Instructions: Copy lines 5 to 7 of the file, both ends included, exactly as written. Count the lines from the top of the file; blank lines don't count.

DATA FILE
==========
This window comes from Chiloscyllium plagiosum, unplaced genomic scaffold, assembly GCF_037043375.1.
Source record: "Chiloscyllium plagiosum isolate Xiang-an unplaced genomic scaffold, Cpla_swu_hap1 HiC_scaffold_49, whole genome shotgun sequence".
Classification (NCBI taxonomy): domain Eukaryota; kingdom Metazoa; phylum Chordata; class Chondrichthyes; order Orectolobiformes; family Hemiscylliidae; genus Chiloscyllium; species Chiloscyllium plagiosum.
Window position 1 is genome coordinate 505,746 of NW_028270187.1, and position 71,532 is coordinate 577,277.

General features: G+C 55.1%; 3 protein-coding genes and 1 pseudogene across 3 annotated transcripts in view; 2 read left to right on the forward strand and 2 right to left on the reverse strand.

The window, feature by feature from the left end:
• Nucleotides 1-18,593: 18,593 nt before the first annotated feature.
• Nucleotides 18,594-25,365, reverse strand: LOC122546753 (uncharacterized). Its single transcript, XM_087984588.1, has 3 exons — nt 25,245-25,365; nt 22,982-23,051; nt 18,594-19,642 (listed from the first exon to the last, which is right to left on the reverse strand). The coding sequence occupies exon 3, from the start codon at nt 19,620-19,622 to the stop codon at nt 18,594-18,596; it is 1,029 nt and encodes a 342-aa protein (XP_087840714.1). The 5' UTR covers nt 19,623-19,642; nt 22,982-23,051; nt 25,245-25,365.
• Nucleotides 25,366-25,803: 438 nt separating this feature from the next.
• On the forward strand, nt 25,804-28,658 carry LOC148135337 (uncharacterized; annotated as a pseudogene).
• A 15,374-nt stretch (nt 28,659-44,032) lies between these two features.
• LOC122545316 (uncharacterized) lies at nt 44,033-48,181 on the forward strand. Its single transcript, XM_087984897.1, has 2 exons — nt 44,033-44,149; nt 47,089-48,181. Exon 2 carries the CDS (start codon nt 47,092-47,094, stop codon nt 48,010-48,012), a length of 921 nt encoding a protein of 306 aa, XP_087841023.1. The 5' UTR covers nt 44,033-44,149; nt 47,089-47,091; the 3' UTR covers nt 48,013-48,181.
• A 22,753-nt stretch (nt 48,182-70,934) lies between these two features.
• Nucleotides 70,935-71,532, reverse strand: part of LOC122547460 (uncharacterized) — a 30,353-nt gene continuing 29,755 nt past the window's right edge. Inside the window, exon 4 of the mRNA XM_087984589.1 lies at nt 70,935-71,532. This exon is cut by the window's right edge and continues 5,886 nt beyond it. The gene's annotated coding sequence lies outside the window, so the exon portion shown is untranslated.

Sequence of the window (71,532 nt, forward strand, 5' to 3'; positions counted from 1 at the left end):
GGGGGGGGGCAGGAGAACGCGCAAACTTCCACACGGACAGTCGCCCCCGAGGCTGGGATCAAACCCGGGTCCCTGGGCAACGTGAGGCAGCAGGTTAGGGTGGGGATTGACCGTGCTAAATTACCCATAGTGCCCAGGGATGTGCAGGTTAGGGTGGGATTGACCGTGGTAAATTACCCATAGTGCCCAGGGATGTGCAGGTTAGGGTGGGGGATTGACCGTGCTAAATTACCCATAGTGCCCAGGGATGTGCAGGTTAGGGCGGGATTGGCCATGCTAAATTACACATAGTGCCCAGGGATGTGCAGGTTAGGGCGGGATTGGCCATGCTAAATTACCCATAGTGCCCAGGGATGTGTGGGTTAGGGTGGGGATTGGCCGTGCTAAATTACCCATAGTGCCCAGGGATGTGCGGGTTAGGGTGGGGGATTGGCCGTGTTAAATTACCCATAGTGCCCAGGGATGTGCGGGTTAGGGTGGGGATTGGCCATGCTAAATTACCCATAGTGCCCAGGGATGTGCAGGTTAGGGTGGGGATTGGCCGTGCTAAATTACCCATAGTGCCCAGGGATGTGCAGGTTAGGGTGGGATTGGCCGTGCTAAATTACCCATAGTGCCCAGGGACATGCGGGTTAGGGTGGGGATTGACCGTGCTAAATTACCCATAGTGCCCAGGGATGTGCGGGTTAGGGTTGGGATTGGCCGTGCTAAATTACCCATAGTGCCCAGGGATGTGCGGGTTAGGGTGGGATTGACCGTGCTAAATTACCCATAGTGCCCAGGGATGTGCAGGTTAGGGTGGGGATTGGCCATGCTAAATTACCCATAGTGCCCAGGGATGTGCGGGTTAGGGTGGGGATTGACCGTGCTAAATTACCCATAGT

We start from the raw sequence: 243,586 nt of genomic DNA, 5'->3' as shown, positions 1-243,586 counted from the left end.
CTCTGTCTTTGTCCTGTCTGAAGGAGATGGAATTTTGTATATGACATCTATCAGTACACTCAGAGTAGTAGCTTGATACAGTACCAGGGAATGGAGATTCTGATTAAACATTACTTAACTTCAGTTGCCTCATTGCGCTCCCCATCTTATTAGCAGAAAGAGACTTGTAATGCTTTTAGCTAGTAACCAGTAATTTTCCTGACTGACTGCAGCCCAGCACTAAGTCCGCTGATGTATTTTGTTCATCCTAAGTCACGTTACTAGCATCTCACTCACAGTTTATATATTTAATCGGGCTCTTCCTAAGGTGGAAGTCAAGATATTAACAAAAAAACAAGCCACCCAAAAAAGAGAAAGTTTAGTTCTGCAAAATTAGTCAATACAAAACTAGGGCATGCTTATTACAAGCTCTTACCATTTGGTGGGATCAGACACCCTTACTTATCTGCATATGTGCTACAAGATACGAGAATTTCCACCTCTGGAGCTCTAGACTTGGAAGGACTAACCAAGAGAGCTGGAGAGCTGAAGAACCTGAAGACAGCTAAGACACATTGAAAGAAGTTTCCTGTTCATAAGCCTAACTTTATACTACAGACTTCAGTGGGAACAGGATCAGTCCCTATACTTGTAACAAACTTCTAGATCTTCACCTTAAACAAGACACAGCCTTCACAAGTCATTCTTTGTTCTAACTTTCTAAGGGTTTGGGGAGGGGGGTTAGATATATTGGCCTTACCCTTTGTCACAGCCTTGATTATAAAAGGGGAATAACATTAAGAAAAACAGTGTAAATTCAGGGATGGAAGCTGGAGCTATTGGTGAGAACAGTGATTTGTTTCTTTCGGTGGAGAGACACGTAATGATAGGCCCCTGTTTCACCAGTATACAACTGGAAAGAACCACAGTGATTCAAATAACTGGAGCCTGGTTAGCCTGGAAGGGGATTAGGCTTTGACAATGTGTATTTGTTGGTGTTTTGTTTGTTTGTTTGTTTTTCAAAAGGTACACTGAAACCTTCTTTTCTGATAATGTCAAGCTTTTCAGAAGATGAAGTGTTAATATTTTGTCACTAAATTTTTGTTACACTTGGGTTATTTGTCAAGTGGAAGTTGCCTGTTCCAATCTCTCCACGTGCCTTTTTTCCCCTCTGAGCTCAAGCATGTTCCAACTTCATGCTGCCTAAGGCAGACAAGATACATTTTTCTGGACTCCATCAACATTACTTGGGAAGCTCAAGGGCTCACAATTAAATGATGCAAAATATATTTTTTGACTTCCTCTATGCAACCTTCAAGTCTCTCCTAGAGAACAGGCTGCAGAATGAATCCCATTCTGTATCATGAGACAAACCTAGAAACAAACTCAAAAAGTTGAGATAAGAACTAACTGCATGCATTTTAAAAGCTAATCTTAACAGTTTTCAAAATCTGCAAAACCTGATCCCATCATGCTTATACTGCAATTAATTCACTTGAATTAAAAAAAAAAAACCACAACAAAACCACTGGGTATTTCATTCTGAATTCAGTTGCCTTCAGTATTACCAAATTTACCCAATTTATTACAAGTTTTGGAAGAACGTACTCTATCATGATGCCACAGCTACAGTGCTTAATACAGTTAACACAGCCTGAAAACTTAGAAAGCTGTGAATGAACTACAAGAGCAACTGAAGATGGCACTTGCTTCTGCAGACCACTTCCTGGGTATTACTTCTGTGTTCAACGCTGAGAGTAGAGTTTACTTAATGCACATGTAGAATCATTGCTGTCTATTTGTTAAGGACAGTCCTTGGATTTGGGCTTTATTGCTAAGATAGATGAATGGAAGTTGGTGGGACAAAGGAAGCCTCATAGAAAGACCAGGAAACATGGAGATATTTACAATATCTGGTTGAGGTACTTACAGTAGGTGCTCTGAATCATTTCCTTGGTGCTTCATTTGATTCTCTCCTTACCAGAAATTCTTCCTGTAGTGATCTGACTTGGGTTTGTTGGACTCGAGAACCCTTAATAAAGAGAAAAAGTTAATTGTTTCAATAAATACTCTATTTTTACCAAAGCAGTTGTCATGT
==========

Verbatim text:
General features: G+C 55.1%; 3 protein-coding genes and 1 pseudogene across 3 annotated transcripts in view; 2 read left to right on the forward strand and 2 right to left on the reverse strand.

The window, feature by feature from the left end:
• Nucleotides 1-18,593: 18,593 nt before the first annotated feature.